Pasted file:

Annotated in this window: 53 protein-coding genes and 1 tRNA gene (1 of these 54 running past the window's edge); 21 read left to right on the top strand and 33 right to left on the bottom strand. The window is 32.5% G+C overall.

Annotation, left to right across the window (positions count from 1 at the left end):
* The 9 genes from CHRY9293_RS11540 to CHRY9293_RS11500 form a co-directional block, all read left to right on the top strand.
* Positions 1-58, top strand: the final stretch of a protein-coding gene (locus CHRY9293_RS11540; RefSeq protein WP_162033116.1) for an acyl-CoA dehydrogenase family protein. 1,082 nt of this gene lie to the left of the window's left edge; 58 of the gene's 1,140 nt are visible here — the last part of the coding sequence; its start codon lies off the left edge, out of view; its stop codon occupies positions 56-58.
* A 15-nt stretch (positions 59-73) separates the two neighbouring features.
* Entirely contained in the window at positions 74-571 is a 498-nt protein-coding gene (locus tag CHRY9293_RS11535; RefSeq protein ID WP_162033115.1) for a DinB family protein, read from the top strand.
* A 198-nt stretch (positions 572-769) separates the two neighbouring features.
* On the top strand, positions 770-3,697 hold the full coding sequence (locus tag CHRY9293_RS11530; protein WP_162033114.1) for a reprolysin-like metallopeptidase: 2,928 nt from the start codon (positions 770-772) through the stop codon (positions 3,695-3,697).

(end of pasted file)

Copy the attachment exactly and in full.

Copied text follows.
Annotated in this window: 53 protein-coding genes and 1 tRNA gene (1 of these 54 running past the window's edge); 21 read left to right on the top strand and 33 right to left on the bottom strand. The window is 32.5% G+C overall.

Annotation, left to right across the window (positions count from 1 at the left end):
* The 9 genes from CHRY9293_RS11540 to CHRY9293_RS11500 form a co-directional block, all read left to right on the top strand.
* Positions 1-58, top strand: the final stretch of a protein-coding gene (locus CHRY9293_RS11540; RefSeq protein WP_162033116.1) for an acyl-CoA dehydrogenase family protein. 1,082 nt of this gene lie to the left of the window's left edge; 58 of the gene's 1,140 nt are visible here — the last part of the coding sequence; its start codon lies off the left edge, out of view; its stop codon occupies positions 56-58.
* A 15-nt stretch (positions 59-73) separates the two neighbouring features.
* Entirely contained in the window at positions 74-571 is a 498-nt protein-coding gene (locus tag CHRY9293_RS11535; RefSeq protein ID WP_162033115.1) for a DinB family protein, read from the top strand.
* A 198-nt stretch (positions 572-769) separates the two neighbouring features.
* On the top strand, positions 770-3,697 hold the full coding sequence (locus tag CHRY9293_RS11530; protein WP_162033114.1) for a reprolysin-like metallopeptidase: 2,928 nt from the start codon (positions 770-772) through the stop codon (positions 3,695-3,697).